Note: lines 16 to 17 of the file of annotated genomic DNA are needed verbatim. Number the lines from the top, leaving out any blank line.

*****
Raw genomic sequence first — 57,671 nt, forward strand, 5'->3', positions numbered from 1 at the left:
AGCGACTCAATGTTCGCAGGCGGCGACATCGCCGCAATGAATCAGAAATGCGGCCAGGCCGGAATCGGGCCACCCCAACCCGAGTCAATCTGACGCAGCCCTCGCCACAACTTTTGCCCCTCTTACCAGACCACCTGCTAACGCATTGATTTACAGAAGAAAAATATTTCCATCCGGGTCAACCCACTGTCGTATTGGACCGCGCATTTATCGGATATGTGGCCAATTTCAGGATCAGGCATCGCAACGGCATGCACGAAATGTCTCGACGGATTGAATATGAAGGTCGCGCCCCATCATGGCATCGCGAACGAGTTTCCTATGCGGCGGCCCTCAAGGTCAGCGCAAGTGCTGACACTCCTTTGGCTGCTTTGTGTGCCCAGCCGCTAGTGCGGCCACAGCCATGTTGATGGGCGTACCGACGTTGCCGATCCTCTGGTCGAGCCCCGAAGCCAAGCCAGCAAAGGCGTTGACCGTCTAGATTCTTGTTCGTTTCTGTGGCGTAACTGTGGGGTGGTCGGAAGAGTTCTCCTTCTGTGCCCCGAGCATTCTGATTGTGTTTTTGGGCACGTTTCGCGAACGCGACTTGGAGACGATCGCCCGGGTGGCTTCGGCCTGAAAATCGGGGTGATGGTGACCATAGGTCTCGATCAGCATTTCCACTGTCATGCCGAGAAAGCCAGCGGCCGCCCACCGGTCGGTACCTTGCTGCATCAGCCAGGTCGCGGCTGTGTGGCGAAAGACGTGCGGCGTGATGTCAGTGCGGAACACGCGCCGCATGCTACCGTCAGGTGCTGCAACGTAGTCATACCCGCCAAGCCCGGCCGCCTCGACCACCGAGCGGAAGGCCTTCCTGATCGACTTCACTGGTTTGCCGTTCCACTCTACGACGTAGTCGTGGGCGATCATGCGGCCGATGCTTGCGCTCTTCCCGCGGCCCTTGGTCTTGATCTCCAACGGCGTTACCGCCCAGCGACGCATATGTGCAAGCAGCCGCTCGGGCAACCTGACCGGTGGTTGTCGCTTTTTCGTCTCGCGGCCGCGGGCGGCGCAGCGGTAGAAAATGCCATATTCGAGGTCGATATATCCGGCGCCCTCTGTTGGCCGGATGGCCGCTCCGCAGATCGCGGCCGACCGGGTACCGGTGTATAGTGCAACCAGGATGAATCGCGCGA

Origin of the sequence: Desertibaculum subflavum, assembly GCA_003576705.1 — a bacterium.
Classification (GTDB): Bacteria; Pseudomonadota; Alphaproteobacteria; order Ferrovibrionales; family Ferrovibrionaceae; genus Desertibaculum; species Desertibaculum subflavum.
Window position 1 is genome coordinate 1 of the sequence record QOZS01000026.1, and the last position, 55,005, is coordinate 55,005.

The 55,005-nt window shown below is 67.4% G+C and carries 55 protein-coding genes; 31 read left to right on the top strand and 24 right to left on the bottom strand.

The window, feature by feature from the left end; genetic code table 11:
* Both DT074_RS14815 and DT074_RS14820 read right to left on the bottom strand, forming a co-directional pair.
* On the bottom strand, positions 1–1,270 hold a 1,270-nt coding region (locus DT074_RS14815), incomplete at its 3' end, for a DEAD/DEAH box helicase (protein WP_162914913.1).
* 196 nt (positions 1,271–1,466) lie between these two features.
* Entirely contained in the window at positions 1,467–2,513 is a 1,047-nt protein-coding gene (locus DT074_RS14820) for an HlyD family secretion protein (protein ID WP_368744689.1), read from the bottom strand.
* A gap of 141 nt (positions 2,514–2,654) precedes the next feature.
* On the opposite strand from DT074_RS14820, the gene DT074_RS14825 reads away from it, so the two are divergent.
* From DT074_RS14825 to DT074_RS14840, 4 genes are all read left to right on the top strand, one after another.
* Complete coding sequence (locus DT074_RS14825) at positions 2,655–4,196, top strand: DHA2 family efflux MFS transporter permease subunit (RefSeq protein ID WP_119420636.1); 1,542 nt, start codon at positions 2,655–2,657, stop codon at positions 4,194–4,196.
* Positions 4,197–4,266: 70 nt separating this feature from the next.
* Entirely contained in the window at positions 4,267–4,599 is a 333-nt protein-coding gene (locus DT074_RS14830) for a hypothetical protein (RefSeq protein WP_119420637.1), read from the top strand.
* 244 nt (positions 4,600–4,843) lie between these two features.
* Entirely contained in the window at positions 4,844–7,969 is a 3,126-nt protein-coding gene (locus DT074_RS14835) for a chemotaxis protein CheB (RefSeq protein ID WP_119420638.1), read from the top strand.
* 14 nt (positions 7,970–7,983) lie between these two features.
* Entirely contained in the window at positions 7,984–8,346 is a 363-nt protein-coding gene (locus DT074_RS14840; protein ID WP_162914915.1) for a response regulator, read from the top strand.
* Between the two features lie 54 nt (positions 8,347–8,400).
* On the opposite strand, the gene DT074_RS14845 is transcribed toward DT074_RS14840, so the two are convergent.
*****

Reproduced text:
* Positions 4,197–4,266: 70 nt separating this feature from the next.
* Entirely contained in the window at positions 4,267–4,599 is a 333-nt protein-coding gene (locus DT074_RS14830) for a hypothetical protein (RefSeq protein WP_119420637.1), read from the top strand.